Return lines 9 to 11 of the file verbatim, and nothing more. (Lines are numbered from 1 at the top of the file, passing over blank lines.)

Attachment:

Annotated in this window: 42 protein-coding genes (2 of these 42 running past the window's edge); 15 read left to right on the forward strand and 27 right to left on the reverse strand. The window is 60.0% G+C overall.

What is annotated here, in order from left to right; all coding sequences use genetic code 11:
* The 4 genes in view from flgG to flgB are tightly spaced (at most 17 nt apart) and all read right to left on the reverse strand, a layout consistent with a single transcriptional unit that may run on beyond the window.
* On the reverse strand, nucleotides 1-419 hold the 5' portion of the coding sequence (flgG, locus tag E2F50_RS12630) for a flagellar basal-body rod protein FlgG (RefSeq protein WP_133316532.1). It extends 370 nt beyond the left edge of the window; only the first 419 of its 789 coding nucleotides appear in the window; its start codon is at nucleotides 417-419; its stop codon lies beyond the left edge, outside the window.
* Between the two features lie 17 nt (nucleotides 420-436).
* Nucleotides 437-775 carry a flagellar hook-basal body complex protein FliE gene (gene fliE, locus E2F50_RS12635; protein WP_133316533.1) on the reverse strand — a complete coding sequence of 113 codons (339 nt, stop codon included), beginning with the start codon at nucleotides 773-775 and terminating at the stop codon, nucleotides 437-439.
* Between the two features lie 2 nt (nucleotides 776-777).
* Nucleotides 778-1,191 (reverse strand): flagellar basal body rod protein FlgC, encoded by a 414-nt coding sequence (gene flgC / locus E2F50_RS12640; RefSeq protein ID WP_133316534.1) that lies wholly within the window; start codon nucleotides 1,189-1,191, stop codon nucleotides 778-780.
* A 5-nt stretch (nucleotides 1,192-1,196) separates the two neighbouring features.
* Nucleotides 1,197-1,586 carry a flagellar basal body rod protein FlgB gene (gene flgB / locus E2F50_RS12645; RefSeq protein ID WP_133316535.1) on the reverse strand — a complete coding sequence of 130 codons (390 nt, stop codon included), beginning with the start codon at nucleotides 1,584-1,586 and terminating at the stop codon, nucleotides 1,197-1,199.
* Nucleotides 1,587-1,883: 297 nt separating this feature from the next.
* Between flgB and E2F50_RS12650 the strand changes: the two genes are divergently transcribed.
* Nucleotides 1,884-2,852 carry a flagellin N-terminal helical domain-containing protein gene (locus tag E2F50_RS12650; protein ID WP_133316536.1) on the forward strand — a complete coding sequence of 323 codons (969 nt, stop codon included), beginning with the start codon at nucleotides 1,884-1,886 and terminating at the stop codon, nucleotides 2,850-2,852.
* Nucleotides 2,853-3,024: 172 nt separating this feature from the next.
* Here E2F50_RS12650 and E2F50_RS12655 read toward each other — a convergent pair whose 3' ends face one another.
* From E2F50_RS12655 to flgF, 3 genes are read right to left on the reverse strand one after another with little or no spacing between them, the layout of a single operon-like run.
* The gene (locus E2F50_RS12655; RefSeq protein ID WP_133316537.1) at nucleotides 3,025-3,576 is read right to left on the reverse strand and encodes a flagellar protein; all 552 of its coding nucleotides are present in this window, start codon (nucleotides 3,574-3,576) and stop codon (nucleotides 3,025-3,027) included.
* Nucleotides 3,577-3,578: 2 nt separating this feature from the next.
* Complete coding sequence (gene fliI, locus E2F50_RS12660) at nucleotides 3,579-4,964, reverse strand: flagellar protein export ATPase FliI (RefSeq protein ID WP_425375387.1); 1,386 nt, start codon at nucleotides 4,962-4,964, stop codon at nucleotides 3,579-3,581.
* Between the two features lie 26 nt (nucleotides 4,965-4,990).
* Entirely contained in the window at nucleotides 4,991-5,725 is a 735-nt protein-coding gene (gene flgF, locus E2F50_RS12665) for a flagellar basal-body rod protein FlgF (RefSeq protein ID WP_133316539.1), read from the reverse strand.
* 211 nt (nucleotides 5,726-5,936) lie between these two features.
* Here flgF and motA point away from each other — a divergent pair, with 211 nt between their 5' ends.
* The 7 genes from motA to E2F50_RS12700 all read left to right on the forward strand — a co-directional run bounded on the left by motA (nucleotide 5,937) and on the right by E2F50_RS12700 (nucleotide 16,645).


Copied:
* A 5-nt stretch (nucleotides 1,192-1,196) separates the two neighbouring features.
* Nucleotides 1,197-1,586 carry a flagellar basal body rod protein FlgB gene (gene flgB / locus E2F50_RS12645; RefSeq protein ID WP_133316535.1) on the reverse strand — a complete coding sequence of 130 codons (390 nt, stop codon included), beginning with the start codon at nucleotides 1,584-1,586 and terminating at the stop codon, nucleotides 1,197-1,199.
* Nucleotides 1,587-1,883: 297 nt separating this feature from the next.